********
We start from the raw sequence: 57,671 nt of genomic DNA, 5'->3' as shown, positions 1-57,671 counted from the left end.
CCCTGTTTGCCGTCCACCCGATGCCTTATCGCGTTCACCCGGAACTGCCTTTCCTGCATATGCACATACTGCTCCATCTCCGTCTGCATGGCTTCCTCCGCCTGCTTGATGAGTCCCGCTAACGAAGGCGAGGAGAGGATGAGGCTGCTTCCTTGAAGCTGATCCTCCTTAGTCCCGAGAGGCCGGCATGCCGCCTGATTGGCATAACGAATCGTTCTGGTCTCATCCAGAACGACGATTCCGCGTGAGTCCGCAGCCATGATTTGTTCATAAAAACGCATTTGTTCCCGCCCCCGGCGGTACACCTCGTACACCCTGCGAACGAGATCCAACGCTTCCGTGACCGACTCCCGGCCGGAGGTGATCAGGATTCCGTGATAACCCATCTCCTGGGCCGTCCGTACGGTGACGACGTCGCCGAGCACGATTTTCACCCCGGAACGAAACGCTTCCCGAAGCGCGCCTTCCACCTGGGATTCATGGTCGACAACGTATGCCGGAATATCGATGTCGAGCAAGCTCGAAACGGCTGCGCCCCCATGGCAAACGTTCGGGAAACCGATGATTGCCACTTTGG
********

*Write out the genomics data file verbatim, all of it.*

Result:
We start from the raw sequence: 57,671 nt of genomic DNA, 5'->3' as shown, positions 1-57,671 counted from the left end.
CCCTGTTTGCCGTCCACCCGATGCCTTATCGCGTTCACCCGGAACTGCCTTTCCTGCATATGCACATACTGCTCCATCTCCGTCTGCATGGCTTCCTCCGCCTGCTTGATGAGTCCCGCTAACGAAGGCGAGGAGAGGATGAGGCTGCTTCCTTGAAGCTGATCCTCCTTAGTCCCGAGAGGCCGGCATGCCGCCTGATTGGCATAACGAATCGTTCTGGTCTCATCCAGAACGACGATTCCGCGTGAGTCCGCAGCCATGATTTGTTCATAAAAACGCATTTGTTCCCGCCCCCGGCGGTACACCTCGTACACCCTGCGAACGAGATCCAACGCTTCCGTGACCGACTCCCGGCCGGAGGTGATCAGGATTCCGTGATAACCCATCTCCTGGGCCGTCCGTACGGTGACGACGTCGCCGAGCACGATTTTCACCCCGGAACGAAACGCTTCCCGAAGCGCGCCTTCCACCTGGGATTCATGGTCGACAACGTATGCCGGAATATCGATGTCGAGCAAGCTCGAAACGGCTGCGCCCCCATGGCAAACGTTCGGGAAACCGATGATTGCCACTTTGG